Posts By: Silke

National Park Inspired Cocktails

We’re celebrating summer with 3 cocktails you can make with our Underwood limited-edition national park cans, in partnership with the National Park Foundation. Whether you just got back from exploring a national park, or are planning a trip, keep these cocktail recipes handy for a fun afternoon of reminiscing or planning. Like the can designs, each cocktail is inspired by the mountains, water ways, and deserts our cans are showcasing.

Underwood Pinot Gris Pinecone Punch

Pinecone Punch

(serves 3)


1 can of Underwood Pinot Gris
1/4 cup dry vermouth
1/3 cup gin
Juice from 1 and a half limes
2 oz pine and satsuma syrup
Extra lime slices for garnish


Add a few handfuls of ice to a pitcher, then add all the ingredients and stir. Add a few ice cubes to each glass and pour in the punch. Garnish with a lime wedge.

Underwood Rosé Bubbles Sparkling Desert Bird

Sparkling Desert Bird


1.5 oz mezcal
.50 oz aperol
.25oz agave syrup and .75 oz pineapple juice (or 1 oz pineapple gum)
Pinch of salt
Underwood Rosé Bubbles


Shake all the ingredients except the Rosé Bubbles in a cocktail shaker, strain over ice and top with 1-2 oz of Rosé Bubbles.

Underwood The Bubbles Lakeside Spritz


Lakeside Spritz


3 oz of Underwood The Bubbles
1 oz St Germain
Lime juice from 1/2 a lime
1 oz Soda water
Basil and mint


Add St Germain, lime juice and a few torn herb leaves to a glass. Stir together, add ice and top with The Bubbles and soda water.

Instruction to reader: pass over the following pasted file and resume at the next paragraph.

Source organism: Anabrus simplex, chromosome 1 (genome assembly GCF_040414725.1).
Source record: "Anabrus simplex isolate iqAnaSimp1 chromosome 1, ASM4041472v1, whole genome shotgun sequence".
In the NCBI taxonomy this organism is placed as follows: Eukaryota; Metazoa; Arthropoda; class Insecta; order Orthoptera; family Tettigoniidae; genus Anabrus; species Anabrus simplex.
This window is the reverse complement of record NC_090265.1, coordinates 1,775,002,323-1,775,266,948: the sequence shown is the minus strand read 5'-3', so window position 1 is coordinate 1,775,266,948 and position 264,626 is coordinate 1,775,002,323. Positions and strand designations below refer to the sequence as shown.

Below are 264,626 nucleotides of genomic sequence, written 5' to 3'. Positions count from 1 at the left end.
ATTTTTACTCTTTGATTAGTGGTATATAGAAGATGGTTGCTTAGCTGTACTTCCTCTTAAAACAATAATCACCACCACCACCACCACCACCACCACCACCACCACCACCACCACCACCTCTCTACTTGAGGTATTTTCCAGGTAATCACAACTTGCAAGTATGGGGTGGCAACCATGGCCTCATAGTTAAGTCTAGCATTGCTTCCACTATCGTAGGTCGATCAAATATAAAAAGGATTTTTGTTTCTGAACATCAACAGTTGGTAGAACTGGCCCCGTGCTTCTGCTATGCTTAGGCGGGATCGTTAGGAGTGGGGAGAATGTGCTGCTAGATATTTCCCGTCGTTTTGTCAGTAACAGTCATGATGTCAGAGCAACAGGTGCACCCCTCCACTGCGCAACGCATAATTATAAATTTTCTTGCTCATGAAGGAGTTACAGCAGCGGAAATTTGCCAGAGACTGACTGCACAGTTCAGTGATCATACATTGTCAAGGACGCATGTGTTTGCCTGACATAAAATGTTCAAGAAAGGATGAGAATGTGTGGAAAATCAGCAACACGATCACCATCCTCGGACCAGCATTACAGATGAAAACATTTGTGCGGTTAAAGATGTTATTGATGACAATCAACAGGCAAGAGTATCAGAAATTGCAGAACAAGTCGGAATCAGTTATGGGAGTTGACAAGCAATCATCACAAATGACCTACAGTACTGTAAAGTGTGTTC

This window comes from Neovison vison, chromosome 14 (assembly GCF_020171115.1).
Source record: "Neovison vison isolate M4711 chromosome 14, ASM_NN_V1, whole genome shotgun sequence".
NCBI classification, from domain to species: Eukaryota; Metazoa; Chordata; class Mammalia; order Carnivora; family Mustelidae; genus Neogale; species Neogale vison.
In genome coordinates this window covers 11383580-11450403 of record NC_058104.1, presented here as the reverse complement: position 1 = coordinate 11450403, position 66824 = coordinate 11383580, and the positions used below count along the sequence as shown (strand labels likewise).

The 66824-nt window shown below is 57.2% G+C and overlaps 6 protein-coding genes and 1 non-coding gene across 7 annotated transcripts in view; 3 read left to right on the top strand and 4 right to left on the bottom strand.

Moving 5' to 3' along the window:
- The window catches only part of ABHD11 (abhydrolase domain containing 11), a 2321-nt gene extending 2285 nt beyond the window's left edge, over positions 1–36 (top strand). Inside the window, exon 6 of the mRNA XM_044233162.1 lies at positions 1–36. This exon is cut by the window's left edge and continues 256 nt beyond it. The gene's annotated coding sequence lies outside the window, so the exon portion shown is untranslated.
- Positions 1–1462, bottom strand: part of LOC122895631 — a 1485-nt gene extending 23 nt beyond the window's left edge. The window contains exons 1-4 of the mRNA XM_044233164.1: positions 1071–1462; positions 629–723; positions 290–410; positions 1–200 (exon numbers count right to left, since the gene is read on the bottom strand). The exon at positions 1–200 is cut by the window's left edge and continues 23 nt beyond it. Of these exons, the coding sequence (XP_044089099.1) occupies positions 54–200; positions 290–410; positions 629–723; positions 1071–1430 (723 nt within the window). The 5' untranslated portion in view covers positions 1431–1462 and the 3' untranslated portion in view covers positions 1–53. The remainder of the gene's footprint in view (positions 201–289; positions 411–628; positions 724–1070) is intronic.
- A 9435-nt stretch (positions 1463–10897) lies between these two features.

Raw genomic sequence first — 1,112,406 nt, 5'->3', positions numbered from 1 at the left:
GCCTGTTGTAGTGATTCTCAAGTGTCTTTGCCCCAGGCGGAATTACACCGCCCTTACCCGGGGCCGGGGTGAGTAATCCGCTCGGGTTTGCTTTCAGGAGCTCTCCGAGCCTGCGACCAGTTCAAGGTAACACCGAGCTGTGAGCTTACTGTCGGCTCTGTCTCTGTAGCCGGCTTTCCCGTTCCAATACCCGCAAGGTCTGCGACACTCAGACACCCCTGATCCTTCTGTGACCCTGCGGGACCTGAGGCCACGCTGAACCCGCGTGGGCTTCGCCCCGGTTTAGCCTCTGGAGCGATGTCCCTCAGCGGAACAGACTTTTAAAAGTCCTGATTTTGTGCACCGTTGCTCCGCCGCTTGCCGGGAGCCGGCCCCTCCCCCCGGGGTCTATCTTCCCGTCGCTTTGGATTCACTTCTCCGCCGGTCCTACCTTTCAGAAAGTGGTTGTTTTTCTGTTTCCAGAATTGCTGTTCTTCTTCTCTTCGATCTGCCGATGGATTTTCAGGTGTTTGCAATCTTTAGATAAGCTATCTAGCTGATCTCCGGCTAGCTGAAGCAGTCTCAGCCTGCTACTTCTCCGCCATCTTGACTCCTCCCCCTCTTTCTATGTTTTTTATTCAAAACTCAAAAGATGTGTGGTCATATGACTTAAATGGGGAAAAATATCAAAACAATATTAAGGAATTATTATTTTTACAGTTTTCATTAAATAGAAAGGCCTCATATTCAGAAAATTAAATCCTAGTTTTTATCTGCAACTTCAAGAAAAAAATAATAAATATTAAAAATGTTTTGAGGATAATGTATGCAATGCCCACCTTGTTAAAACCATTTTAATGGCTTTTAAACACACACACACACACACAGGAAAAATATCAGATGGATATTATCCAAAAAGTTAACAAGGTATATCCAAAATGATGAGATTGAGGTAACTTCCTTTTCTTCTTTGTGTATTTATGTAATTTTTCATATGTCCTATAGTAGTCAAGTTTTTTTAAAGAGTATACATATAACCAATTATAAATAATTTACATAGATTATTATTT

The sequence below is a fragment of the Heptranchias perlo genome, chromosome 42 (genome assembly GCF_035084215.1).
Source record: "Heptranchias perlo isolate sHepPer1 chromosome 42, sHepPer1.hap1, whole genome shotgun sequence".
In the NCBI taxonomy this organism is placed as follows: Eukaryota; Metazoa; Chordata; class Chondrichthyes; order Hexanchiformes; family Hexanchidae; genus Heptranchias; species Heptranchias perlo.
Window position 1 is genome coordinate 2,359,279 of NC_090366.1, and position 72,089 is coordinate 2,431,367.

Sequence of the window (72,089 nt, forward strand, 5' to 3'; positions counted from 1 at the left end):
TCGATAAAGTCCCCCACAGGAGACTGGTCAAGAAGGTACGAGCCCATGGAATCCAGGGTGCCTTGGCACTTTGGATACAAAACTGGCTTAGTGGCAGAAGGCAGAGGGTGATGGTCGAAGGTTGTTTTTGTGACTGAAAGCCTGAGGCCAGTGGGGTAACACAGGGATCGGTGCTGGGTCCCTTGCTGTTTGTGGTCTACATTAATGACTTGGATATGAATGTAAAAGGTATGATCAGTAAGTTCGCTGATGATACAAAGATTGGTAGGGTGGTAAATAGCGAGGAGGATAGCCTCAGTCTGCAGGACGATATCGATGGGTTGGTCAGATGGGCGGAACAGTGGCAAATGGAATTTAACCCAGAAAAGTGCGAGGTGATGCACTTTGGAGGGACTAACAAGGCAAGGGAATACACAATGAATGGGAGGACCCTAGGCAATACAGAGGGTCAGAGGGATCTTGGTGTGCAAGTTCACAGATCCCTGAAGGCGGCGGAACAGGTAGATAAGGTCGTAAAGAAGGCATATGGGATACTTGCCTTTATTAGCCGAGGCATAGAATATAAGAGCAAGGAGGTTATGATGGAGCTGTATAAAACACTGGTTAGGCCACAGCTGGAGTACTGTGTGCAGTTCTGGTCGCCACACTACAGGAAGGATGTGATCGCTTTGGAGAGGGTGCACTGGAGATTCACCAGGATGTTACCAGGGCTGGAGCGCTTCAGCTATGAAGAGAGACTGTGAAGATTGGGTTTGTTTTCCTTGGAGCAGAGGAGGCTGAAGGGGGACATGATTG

How to Recreate Responsibly in the Outdoors

Underwood National Park Foundation Cans

Summer is just about here, and it is time to start planning sunny hiking and camping trips! However, before setting out on the trails, it is important to take a step back and focus on how you can minimize your impact on the land this year. For example, when you’re packing up your Underwood canned wine, don’t forget to pack it out!

Union Wine Company has partnered with the National Park Foundation, the official nonprofit partner of the National Park Service, to launch limited-edition cans for their wins, commemorating the national parks.

The National Park Foundation supports programs and projects that help parks become more sustainable and energy efficient, such as installing water stations, increasing recycling efforts, and investing in renewable energy – and it is important visitors do their part too. It is commonly accepted in the outdoor community that you should always follow the 7 Principles of Leave No Trace on your adventures, and do what you can to keep our parks and nature areas protected.

Underwood National Park Foundation Rosé Bubbles

Below are the 7 Principles of Leave No Trace as well as a few other tips to be responsible outdoors.

Plan Ahead & Be Prepared